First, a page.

The details: At this point, you’re saying that’s great Gary, but what about the all-important “visual hook?” Yes, there are countless ways to talk about climate change, but how do you make it entertaining and sticky as a commercial? Well, in this case IKEA hired the very talented Tom Kuntz, who most of us know from those crazy Old Spice spots, to bring his unique creative voice into the telling. I can just see the pitch: a giant meteor (the visual hook) made up of all our trash is hurtling towards the planet like a Michael Bay movie. Sound uplifting and feel-good? Not really, but that’s because I didn’t tell you that the tone would be right out of ‘Guardians of the Galaxy’ replete with a vintage walkman and retro 70’s soundtrack. The key to the spot is that as each of the people we meet demonstrates a better way to reduce waste, we see those items in the meteor cease to exist until nothing is left. Threat averted and everyone feels uplifted about saving our planet with the potential of a better world.

Google Photos: “Look at Your Photograph”

Next up, let’s pivot 180 degrees from disaster movie to the power of memes.

Why it matters:  Over at Ayzenberg we always aspire to make content that is fan-centric and feels as if it could’ve been born right out of talented fans making stuff for each other and their communities. In this spot for Google Photos, the marketing team clearly shares this philosophy and took their aim at past memes targeting a band people love to hate, Nickelback.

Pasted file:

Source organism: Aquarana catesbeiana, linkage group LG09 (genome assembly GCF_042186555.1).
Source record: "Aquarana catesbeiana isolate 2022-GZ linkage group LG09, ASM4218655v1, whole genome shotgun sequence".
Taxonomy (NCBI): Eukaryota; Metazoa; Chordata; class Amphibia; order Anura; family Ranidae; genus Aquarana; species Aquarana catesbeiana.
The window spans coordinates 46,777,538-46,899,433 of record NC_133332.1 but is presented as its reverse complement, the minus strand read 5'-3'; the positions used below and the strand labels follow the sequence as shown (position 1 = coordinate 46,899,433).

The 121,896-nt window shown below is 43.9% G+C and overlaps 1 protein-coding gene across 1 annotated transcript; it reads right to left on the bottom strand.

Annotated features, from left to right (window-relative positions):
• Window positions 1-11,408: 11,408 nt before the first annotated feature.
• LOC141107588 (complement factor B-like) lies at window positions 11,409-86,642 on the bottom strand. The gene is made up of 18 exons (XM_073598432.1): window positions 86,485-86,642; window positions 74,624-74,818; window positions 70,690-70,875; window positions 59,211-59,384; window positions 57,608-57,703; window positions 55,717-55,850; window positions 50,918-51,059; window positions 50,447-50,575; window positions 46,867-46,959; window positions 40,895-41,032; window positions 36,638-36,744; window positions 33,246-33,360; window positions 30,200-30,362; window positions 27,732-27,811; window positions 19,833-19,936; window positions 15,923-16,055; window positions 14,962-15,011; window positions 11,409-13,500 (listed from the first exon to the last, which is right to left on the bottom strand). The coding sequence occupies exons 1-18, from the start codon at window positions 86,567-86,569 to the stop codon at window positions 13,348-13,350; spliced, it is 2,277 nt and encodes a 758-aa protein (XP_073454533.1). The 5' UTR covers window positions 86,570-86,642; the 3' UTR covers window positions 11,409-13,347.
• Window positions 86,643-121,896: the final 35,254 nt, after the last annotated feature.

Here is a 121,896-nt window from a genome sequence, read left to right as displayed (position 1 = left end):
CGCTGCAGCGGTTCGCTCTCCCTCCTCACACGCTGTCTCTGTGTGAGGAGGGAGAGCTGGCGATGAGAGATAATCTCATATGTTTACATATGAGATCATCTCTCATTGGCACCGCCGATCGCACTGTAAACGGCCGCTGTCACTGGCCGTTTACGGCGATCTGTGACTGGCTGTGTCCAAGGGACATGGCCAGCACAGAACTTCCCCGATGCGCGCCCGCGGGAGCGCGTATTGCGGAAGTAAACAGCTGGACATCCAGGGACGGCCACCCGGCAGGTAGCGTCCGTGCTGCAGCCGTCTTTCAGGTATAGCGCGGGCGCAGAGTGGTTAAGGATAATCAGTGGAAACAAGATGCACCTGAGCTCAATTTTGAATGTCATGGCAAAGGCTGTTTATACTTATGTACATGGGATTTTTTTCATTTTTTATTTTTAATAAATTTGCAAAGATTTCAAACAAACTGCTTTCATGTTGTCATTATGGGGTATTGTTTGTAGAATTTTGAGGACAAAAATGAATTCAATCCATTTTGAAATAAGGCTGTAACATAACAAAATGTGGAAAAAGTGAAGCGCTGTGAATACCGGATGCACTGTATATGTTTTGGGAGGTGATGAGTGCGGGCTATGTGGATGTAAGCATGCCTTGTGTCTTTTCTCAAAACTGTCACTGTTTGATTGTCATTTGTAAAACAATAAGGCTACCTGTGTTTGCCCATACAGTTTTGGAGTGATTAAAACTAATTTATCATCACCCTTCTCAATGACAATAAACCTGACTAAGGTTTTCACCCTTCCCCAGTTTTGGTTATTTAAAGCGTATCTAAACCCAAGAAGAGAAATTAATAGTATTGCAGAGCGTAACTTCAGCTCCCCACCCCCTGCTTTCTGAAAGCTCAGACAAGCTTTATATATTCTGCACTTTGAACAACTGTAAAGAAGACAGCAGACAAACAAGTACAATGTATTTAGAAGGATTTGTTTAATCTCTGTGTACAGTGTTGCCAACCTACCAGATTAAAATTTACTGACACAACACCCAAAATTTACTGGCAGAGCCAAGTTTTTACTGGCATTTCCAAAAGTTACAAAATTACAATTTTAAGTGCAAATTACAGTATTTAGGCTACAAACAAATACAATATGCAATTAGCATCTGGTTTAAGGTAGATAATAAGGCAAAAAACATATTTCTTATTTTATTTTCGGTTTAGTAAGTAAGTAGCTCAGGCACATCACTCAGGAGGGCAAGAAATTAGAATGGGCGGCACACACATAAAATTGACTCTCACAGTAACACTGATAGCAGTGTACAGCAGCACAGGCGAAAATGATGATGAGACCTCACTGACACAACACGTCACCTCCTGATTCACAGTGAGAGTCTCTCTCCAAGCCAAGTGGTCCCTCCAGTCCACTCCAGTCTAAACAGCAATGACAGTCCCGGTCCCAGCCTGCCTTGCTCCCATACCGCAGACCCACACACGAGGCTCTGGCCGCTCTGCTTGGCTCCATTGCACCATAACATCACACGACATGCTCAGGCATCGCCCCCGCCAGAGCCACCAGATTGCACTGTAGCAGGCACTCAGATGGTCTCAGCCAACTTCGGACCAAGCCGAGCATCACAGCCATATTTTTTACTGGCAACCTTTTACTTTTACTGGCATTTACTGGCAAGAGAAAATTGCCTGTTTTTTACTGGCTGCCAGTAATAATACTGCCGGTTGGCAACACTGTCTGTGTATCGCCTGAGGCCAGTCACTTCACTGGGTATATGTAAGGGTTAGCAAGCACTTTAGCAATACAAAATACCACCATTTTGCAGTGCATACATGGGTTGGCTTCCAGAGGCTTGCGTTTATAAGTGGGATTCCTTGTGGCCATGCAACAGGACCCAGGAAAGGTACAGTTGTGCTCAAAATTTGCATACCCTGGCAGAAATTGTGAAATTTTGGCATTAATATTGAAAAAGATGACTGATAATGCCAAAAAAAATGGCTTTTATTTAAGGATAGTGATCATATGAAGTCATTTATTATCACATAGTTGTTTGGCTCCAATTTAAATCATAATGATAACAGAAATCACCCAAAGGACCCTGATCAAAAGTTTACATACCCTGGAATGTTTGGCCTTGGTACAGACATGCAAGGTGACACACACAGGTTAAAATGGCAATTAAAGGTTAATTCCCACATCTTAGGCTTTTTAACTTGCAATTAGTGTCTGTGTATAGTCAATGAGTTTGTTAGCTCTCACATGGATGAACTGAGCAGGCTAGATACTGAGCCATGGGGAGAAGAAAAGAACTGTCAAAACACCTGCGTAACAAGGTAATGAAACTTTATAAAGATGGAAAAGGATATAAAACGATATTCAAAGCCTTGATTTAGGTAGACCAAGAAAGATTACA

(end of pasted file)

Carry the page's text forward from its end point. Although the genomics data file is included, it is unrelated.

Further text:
The song “Photograph” was released in the early 00’s and seems like it would be the perfect nostalgia-filled soundtrack to promote Google Photos. The kicker here is that instead of going down that somewhat predictable path, they put a 2020 tweak on it and asked the band to come back and re-record it with new lyrics that revisit all of the memes that have been created about the band over the years, especially those featuring their lead singer Chad Kroeger’s hair. Herein lies the visual hook. A photographic trip down memory lane with Nickelback. Who doesn’t love a celebrity with a sense of humor who is willing to poke fun at themselves and some of their questionable past decisions? The result is a piece that feels right in the bullseye of an authentic fan-made piece, but with the polish and resources to do it at the highest level.

The details:  According to the band’s lead singer, Chad Kroeger “fifteen years ago, we had no idea that the photos on our mobile devices would become such a ubiquitous part of all of our lives. When Google approached us with the idea about marrying the song with Google Photos, we felt like it would be a fun and nostalgic way to give the song a lyrical refresh and share some of our favorite memories.” Apparently the band sent over 500 personal images for Google to consider and bring to life with the re-written lyrics. Luckily, “ramen hair” was at the top of the list!

Volkswagen: “TheWheel: ID.4 Electric SUV”

And finally, I wanted to close this week’s article with a visually dazzling spot for Volkswagen using one of the earliest forms of animation called the ‘zoetrope.’